“Cancel Culture” and the marketplace of identity

Michael Conlin-Elsen, Columnist

Cancel culture is a tiresome topic. The media has beaten it to death, and so much of the discussion comes from right-wing pundits who want to play the victim. Usually, cancel culture is an extension of celebrity culture, whereby the fears, hopes, desires and hatreds of the people can be vented onto a digital cast of characters with whom we have no real relationship.

Illustration by Kiara Paninos.

The way that these characters’ lives (and ours) are framed through cyberspace makes life itself seem like a movie with clear cut villains and heroes. At the keyboard or touchscreen, we are like Roman emperors in mob-form, turning our thumbs down for the gladiator to be killed, and indulging our most merciless and antisocial impulses. 

The way we now live our lives — simultaneously as an audience member and performer in a constantly unfolding digital spectacle — has resulted in a sort of cultural schizophrenia. One half of the country supposedly hates the other, and we are constantly trying to prove to ourselves and our communities that we are “on the right side.” Meanwhile, we fear the social death that awaits us if we dare speak up to question the rules of our group.

On a grander scale, we know that those who hold power in both political parties lie, and we accept it. We know that we as individuals are politically disempowered. We know that our vote is mostly meaningless, and we know that there are fewer and more limited opportunities to get involved in politics outside of the electoral system. 

That being the case, we turn politics into a video game. We project a digitized world of spectacle onto our personal lives, where people become either allies or enemies and where we falsely gratify our conscience by ganging up on, defaming and exiling those who don’t conform.

This form of politics, if you can call it that, is actually the natural extension of a culture that turns everything (including attention and identity) into a product to be bought and sold, a culture in which everything we do becomes a branding exercise. In this culture, “identity politics” is profitable for those who sell products, ideas and political candidates — even the worst elite political and economic powers co-opt the imagery and fiery rhetoric of progressive movements, reducing them to mere brand accessories.

It’s also precisely this framing of politics as a consumerist spectacle that makes identity politics anti-political, because it isolates people into target demographics in the same way that corporations do when they sell their products, then panders to audiences, cultivating their sense of identity to sell them something. This market-framing of culture — known broadly as “neoliberalism” — forecloses the shared sense of possibility that arises spontaneously between people outside of a market context.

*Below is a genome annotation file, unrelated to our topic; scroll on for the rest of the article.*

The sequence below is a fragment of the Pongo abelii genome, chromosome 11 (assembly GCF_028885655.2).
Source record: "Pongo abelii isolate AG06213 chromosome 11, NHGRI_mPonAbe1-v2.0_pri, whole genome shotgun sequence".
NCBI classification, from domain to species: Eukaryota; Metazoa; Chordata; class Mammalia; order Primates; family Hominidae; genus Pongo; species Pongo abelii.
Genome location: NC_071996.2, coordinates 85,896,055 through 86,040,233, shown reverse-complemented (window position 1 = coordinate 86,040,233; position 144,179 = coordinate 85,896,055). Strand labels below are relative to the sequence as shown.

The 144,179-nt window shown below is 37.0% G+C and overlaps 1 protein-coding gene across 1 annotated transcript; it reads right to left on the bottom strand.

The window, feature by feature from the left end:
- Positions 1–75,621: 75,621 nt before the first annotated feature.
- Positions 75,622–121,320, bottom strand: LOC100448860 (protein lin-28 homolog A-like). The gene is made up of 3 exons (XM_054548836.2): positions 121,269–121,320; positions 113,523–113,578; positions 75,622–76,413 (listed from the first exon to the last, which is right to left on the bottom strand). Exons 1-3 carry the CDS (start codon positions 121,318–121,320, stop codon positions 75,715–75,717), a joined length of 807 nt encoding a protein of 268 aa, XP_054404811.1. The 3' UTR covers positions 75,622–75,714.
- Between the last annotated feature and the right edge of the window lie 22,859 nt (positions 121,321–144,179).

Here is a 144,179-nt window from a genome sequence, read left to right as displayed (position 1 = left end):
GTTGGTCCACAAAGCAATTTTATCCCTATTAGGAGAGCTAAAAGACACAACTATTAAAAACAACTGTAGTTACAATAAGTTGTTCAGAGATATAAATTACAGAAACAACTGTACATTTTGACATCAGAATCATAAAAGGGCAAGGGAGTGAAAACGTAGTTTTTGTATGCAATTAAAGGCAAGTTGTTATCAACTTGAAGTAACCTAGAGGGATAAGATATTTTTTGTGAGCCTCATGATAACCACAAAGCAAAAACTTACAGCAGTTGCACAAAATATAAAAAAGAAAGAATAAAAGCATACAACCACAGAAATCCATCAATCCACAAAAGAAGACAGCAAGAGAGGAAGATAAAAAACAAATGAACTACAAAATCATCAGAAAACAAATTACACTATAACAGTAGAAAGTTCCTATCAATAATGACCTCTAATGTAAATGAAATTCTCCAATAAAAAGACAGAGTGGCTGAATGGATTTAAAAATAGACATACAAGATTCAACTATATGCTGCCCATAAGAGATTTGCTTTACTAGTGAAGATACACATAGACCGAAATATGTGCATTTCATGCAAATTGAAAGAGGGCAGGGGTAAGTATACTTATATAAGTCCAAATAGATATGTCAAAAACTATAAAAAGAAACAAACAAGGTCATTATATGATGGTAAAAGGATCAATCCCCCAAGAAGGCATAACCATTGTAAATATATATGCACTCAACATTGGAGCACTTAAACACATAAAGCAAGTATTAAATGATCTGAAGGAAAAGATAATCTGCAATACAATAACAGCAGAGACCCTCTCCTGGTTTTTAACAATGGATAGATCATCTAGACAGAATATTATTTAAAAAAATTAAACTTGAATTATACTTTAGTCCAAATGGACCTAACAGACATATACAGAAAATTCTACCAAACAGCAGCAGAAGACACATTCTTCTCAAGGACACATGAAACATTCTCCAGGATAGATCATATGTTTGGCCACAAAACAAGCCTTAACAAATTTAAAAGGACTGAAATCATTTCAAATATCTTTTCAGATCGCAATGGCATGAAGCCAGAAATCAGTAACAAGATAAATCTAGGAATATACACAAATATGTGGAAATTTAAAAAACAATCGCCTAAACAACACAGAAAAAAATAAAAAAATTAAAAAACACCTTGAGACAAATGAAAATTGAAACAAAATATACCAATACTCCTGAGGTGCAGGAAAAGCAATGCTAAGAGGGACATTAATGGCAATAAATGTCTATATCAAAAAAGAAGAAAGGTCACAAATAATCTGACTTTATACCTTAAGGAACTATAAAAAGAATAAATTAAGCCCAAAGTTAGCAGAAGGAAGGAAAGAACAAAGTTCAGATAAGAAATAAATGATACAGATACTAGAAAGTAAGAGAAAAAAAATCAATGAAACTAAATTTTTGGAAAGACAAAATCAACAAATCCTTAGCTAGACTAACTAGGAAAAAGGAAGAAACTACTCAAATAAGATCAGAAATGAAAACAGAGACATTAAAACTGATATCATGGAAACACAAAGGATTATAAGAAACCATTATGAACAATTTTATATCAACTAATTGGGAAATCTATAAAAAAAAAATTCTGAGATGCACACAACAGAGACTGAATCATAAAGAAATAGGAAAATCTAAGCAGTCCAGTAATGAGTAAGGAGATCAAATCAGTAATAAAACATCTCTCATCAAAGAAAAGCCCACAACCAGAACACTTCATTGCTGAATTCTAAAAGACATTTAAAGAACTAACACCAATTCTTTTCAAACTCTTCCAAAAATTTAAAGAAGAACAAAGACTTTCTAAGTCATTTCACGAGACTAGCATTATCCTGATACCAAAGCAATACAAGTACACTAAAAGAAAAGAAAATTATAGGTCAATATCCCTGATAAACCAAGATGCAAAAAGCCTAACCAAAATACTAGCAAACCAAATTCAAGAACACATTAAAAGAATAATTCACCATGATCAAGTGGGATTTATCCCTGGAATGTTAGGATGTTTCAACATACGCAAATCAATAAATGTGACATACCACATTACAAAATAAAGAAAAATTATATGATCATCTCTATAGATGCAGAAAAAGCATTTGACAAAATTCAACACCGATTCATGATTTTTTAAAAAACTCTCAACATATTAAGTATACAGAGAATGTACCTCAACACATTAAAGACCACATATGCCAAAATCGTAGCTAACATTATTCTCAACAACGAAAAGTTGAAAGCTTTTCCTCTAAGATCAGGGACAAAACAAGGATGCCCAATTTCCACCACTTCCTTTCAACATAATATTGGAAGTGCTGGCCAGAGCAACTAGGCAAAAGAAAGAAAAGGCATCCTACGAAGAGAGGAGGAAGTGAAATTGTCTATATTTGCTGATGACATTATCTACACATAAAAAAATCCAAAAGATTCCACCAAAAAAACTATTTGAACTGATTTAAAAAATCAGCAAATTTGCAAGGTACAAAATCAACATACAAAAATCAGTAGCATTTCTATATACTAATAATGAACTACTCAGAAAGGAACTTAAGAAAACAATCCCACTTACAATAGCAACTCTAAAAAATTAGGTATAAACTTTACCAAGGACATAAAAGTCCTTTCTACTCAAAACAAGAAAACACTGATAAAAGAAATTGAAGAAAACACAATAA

Identity politics seek to capture that sense of possibility and privatize it by turning society into a vast, fragmented marketplace where those in power can manipulate and mold peoples’ desires at will through the fake world of cyberspace. It’s correct to call identity politics anti-political because politics — specifically in democracy — in its truest form is not about any one individual or group of people but about that very shared sense of possibility that exists between neighbors.

None of this is to say that we shouldn’t emphasize allyship to pursue racial, political, economic and social justice. But beyond this limited form of social cohesion, we need to embrace a further shared sense of possibility. Strictly adhering to any kind of identity politics — conservative, liberal or other — will always place a limit on that sense of possibility, which will always erode the faith people need to have in each other in order for society to function.

With the dominance of “cancel culture” and the identity politics from which it springs, it is easy to forget that the most radical, defiant and important sense of shared possibility that can arise between people — beyond political allyship — is friendship

With friendship, we forget what we are and start to discover who we can be. Our individual identities fade as we share with one another the gift of a laugh, a smile, a hug or a kiss. The most important fact here is that these things are actually gifts, and gifts are not to be bought, sold, branded or advertised. It is this shared sense of possibility in the gift of friendship that defines what it means to be human, and it is the only gift of friendship that can help us transcend the spite of these absurd culture wars.